An economic feasibility assessment of autonomous field machinery in grain crop production

Jordan M. Shockley, Carl R. Dillon, Scott A. Shearer

Research output: Contribution to journalArticlepeer-review

26 Scopus citations

Abstract

A multi-faceted whole farm planning model is developed to compare conventional and autonomous machinery for grain crop production under various benefit, farm size, suitable field day risk aversion, and grain price scenarios. Results suggest that autonomous machinery can be an economically viable alternative to conventional manned machinery if the establishment of intelligent controls is cost effective. An increase in net returns of 24% over operating with conventional machinery is found when including both input savings and a yield increase due to reduced compaction. This study also identifies the break-even investment price for intelligent controls for the safe and reliable commercialization of autonomous machinery. Results indicate that the break-even investment price is highly variable depending on the financial benefits resulting from the deployment of autonomous machinery, farm size, suitable field day risk aversion, and grain prices. The maximum break-even investment price for intelligent, autonomous controls is nearly US$500 000 for the median days suitable for fieldwork when including both input savings and a yield increase due to reduced compaction.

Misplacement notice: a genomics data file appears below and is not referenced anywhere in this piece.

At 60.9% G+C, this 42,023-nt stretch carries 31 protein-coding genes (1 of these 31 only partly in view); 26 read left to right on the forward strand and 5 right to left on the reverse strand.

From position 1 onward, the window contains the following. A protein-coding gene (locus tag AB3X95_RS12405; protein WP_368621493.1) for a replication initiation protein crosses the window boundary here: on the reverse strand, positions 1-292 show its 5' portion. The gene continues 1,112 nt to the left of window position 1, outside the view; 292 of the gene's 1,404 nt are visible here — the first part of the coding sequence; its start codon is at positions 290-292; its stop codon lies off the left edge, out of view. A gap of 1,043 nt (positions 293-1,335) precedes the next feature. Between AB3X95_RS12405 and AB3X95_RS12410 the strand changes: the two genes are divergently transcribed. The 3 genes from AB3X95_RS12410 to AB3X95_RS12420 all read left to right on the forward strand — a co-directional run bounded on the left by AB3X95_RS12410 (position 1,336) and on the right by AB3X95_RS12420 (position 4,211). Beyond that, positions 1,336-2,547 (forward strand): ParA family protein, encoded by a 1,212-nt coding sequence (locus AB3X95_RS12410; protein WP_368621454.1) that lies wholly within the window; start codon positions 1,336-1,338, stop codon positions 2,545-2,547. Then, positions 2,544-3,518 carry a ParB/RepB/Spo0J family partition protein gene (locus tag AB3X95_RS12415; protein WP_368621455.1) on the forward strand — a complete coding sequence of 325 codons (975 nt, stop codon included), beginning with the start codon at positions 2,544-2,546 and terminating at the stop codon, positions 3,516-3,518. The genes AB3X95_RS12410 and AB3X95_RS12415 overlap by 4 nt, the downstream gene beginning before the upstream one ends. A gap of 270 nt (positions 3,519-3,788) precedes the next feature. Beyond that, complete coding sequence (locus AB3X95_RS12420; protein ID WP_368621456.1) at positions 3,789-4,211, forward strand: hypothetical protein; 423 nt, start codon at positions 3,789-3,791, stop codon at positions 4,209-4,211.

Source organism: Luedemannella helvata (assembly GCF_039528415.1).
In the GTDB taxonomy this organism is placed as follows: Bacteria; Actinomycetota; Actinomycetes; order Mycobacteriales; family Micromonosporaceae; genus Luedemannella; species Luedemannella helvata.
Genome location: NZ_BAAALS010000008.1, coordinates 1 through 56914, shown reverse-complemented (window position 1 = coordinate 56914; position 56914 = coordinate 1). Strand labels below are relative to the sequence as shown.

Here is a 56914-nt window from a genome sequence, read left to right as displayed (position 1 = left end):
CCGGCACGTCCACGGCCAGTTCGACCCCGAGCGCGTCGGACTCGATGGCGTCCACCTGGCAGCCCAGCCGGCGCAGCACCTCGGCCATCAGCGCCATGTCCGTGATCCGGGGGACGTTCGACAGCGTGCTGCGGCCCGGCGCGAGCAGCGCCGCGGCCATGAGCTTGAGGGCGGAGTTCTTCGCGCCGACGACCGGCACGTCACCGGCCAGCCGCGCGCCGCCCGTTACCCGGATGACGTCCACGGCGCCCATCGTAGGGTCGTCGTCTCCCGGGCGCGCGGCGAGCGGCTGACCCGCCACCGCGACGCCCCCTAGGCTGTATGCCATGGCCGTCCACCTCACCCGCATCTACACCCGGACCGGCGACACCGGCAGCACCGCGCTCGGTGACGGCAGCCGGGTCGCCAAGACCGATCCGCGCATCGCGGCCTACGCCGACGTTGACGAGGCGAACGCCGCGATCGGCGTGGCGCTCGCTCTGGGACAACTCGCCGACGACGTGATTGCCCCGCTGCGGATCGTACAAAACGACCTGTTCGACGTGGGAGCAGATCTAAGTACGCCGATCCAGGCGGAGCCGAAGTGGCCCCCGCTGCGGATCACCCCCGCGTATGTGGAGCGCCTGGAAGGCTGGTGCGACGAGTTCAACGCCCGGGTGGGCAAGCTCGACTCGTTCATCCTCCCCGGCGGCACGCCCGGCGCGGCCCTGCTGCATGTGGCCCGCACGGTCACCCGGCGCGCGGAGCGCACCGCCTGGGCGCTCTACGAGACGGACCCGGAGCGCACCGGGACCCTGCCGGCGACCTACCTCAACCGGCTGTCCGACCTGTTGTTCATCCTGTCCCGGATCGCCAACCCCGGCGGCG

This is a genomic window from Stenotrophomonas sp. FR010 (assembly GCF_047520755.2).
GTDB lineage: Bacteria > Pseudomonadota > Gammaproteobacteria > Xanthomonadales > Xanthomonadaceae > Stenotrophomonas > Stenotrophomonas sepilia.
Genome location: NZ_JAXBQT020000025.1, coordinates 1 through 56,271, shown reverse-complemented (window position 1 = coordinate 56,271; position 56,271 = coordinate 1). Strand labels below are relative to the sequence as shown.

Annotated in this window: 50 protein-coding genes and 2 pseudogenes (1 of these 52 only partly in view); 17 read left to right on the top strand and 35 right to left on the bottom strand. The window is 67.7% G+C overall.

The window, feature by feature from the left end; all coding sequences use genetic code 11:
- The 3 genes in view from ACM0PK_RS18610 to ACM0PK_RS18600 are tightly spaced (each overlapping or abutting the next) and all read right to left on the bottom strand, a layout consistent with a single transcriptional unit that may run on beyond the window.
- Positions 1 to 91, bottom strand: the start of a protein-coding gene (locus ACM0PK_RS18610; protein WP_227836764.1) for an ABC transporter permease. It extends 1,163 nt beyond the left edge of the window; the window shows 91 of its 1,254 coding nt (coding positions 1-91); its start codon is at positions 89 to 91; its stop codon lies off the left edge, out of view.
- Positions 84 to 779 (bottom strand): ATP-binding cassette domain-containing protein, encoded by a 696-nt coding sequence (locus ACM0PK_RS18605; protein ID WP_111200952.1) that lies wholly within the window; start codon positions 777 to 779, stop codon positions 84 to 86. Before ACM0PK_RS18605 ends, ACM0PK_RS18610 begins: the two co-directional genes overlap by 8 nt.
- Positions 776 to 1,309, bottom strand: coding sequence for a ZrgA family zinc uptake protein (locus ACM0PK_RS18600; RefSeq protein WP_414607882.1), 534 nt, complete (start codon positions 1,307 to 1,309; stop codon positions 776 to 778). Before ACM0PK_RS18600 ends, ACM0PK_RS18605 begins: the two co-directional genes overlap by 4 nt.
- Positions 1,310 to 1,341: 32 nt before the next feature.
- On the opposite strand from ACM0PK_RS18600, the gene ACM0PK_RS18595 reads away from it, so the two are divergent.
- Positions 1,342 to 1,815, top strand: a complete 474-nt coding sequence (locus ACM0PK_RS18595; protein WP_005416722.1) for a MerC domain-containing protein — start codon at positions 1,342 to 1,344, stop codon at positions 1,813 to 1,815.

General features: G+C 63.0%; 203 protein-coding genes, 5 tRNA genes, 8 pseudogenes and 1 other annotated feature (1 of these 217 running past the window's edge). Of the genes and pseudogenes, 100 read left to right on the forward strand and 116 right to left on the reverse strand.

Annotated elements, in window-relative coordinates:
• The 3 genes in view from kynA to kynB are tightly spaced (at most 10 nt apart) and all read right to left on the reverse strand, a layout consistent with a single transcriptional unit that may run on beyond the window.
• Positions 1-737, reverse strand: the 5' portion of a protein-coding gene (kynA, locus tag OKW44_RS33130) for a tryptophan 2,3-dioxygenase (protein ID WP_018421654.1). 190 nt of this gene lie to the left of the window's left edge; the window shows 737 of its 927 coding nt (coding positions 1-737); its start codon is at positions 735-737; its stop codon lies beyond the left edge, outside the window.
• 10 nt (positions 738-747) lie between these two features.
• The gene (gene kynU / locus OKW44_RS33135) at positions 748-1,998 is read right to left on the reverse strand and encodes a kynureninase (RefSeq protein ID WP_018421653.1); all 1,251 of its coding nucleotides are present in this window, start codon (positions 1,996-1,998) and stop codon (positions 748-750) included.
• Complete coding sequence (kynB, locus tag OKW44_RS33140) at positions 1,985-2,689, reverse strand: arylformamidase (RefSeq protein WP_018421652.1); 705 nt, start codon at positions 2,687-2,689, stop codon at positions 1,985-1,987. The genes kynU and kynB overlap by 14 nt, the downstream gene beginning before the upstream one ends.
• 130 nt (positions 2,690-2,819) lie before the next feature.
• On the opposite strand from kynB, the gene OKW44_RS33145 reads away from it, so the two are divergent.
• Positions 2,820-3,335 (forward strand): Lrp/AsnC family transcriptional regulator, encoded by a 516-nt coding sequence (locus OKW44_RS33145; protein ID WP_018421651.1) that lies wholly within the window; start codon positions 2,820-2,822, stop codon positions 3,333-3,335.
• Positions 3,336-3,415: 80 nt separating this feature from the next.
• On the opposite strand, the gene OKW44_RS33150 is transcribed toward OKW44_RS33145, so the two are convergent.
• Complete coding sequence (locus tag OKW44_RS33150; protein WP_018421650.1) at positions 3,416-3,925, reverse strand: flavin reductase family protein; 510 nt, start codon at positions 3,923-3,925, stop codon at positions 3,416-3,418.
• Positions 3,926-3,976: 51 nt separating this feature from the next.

Original languageEnglish
Pages (from-to)1068-1085
Number of pages18
JournalPrecision Agriculture
Volume20
Issue number5
DOIs
StatePublished - Oct 15 2019

Bibliographical note

Publisher Copyright:
© 2019, Springer Science+Business Media, LLC, part of Springer Nature.

Keywords

  • Economics
  • Machinery selection
  • Mathematical programming
  • Whole farm planning

ASJC Scopus subject areas

  • General Agricultural and Biological Sciences

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